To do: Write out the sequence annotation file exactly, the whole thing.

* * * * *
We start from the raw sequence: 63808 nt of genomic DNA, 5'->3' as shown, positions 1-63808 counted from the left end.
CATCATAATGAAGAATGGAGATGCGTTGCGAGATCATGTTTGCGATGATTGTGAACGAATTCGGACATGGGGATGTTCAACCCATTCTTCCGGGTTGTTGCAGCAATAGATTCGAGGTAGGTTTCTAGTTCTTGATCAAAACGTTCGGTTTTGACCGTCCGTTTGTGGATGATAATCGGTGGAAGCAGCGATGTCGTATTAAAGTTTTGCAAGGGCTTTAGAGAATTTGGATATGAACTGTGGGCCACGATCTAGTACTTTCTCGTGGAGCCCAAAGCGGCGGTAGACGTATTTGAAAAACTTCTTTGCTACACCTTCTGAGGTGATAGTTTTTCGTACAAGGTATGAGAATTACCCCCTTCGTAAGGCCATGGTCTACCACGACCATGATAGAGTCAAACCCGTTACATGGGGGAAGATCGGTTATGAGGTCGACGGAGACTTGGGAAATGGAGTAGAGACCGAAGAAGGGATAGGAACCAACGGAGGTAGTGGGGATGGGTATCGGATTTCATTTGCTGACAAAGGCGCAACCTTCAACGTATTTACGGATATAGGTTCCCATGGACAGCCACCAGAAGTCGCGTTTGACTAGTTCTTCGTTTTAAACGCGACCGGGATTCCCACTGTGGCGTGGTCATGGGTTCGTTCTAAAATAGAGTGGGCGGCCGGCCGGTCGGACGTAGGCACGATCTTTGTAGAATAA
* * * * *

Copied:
We start from the raw sequence: 63808 nt of genomic DNA, 5'->3' as shown, positions 1-63808 counted from the left end.
CATCATAATGAAGAATGGAGATGCGTTGCGAGATCATGTTTGCGATGATTGTGAACGAATTCGGACATGGGGATGTTCAACCCATTCTTCCGGGTTGTTGCAGCAATAGATTCGAGGTAGGTTTCTAGTTCTTGATCAAAACGTTCGGTTTTGACCGTCCGTTTGTGGATGATAATCGGTGGAAGCAGCGATGTCGTATTAAAGTTTTGCAAGGGCTTTAGAGAATTTGGATATGAACTGTGGGCCACGATCTAGTACTTTCTCGTGGAGCCCAAAGCGGCGGTAGACGTATTTGAAAAACTTCTTTGCTACACCTTCTGAGGTGATAGTTTTTCGTACAAGGTATGAGAATTACCCCCTTCGTAAGGCCATGGTCTACCACGACCATGATAGAGTCAAACCCGTTACATGGGGGAAGATCGGTTATGAGGTCGACGGAGACTTGGGAAATGGAGTAGAGACCGAAGAAGGGATAGGAACCAACGGAGGTAGTGGGGATGGGTATCGGATTTCATTTGCTGACAAAGGCGCAACCTTCAACGTATTTACGGATATAGGTTCCCATGGACAGCCACCAGAAGTCGCGTTTGACTAGTTCTTCGTTTTAAACGCGACCGGGATTCCCACTGTGGCGTGGTCATGGGTTCGTTCTAAAATAGAGTGGGCGGCCGGCCGGTCGGACGTAGGCACGATCTTTGTAGAATAA